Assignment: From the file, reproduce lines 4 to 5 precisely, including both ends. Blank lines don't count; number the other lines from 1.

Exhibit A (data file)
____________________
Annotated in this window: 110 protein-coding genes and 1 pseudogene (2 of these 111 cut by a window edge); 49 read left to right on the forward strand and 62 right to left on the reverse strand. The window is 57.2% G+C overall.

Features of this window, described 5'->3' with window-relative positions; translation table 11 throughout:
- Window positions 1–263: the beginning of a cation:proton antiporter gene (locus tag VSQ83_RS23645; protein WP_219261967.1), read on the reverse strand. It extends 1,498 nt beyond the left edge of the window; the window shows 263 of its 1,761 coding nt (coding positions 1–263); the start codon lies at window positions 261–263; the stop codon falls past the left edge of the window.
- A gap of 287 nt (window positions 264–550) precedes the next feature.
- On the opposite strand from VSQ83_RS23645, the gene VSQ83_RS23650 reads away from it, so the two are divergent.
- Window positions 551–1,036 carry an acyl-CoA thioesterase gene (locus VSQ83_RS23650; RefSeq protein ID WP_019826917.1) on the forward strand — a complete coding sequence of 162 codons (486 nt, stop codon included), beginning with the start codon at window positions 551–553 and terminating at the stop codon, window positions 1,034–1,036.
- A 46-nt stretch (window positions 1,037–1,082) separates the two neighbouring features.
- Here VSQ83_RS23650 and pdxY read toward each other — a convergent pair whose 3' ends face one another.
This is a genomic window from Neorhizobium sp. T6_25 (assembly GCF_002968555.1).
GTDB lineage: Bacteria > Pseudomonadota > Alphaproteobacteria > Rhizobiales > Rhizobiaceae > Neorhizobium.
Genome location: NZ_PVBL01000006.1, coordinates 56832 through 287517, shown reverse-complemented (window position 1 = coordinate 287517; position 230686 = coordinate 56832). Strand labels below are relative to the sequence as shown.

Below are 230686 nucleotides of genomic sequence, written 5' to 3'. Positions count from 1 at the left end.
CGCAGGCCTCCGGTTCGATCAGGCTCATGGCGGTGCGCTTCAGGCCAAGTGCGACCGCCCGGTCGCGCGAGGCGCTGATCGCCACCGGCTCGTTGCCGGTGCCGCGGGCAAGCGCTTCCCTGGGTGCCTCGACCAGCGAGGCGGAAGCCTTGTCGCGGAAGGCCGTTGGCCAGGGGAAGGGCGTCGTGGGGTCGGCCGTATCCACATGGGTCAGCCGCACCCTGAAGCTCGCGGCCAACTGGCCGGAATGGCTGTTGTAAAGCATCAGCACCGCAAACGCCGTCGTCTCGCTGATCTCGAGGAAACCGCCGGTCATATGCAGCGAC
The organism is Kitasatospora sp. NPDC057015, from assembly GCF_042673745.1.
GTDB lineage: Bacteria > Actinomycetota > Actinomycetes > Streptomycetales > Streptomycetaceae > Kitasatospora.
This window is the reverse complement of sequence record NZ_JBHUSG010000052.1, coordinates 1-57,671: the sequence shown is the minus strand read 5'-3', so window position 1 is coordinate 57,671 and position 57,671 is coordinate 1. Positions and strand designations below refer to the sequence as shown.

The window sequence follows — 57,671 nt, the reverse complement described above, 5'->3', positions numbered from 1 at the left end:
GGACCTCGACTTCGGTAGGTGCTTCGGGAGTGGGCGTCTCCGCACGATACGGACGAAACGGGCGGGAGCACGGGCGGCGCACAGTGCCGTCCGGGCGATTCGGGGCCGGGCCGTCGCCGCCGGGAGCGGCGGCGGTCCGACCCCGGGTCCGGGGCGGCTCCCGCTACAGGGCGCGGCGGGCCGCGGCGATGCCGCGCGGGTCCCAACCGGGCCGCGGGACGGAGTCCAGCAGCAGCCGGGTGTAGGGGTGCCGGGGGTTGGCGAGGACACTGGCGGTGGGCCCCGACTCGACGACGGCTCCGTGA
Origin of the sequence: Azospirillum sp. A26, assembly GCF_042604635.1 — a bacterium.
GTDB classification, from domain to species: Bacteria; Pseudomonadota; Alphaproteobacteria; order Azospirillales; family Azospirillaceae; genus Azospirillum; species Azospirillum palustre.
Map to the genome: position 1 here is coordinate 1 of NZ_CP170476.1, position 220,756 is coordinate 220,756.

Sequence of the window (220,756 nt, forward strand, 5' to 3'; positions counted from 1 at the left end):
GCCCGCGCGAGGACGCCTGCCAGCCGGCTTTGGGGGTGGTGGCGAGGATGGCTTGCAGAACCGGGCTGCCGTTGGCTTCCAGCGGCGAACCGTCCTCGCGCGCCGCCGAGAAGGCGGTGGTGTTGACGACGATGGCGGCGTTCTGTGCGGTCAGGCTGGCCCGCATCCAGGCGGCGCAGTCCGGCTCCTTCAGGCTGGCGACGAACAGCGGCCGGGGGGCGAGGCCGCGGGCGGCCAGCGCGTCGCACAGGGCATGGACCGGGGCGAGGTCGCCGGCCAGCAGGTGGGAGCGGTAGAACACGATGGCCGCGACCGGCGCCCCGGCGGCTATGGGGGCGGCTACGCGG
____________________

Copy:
- A gap of 287 nt (window positions 264–550) precedes the next feature.
- On the opposite strand from VSQ83_RS23645, the gene VSQ83_RS23650 reads away from it, so the two are divergent.